I took the medical assistant pharmacology class right before starting my RN program because I thought it would be helpful. (not really) but the real problem was that most of the people kept saying how they are the equivalent of an LPN and actually have more training because they have the back office training as well. The other problem was that they kept saying that MA has a starting pay rate of 15 dollars per hour and that they could go to the hospital and work as an MA and start at that salary. Now I know seveal people who work at the hospital in question, one of whom is an MA and has 10 years seniority at the hospital in question and she makes 16.50/per hour with 10 years experience and seniority and that is as an office medical assistant. Clinically MA is equivalent to CNA at the hospital so they will have the same pay rate out here and it is lower. It is kind of sad because these people are thinking they are in such demand and they are going to walk out the door and get 15/hour wherever they want to work. A lot of the problems stem from a lot of the students not doing their homework. Some also had the mistaken idea that because they had "A&P" they could transfer their credits and apply for the nursing program. I tried to let them know that it wasn't the same level or length of time needed, but some didn't want to hear it and were just certain they could "test out of it". Yeah right. I pretty much kept quiet and let them talk after that. They have quite the rude awakening awaiting them if they decide to "just get their license". A rude awakening indeed!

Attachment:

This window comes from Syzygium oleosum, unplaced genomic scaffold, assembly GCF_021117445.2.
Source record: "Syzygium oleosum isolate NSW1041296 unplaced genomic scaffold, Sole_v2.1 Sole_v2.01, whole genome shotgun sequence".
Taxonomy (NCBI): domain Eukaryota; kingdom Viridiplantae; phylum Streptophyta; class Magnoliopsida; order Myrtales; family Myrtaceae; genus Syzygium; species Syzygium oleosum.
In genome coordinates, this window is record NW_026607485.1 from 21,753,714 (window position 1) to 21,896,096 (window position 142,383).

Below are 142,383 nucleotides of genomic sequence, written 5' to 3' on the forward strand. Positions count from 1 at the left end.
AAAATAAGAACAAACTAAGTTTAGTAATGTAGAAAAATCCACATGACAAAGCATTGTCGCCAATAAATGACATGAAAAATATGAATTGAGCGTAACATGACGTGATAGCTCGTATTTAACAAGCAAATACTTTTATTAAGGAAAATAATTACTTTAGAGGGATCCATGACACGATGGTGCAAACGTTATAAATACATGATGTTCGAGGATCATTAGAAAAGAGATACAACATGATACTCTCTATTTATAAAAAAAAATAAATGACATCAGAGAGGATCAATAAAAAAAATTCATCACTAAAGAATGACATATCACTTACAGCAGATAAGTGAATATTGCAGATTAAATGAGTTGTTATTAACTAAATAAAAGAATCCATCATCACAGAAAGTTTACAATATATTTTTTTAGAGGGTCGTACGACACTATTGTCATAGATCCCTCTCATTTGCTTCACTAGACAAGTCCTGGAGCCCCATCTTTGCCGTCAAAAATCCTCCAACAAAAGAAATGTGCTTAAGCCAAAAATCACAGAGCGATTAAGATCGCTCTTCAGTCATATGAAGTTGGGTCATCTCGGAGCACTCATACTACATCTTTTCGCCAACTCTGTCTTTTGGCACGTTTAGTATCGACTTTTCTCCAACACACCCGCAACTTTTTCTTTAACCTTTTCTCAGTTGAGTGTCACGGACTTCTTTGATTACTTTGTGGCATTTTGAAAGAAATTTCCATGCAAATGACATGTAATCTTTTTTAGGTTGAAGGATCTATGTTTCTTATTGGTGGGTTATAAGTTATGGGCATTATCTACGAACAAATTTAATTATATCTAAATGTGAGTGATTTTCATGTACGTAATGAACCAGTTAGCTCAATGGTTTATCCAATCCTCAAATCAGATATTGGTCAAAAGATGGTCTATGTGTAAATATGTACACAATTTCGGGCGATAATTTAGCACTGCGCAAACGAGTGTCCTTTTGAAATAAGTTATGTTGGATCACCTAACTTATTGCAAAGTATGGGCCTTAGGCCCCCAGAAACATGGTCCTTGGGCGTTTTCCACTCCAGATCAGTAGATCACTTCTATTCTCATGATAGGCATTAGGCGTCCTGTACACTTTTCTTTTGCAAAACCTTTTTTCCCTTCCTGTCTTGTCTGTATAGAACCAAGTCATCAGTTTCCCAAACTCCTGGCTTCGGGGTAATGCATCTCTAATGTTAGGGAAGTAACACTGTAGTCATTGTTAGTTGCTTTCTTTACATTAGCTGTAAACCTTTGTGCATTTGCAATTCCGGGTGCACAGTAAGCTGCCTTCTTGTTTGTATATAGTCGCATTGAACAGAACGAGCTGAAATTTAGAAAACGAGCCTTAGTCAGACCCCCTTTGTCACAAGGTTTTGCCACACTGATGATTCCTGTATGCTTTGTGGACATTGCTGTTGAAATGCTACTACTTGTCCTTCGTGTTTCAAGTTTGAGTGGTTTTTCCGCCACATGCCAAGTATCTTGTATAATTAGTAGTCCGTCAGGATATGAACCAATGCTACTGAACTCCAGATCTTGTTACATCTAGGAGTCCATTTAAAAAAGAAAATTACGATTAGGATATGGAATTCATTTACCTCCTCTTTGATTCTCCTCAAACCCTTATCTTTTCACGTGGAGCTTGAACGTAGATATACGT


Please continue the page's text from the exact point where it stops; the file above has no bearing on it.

8. by   hope3456
    I am honestly thinking of switching Dr's for my 5 mo old daughter, all b/c of the MA's in this office. I have called the office w/ a question a couple times now and asked to speak to a 'nurse.' I got the MA - and she totally gave me medical advice. I didn't find out it was the MA until the next day when I brought my daughter in and she says 'oh yeah, I talked to you yesterday on the phone.'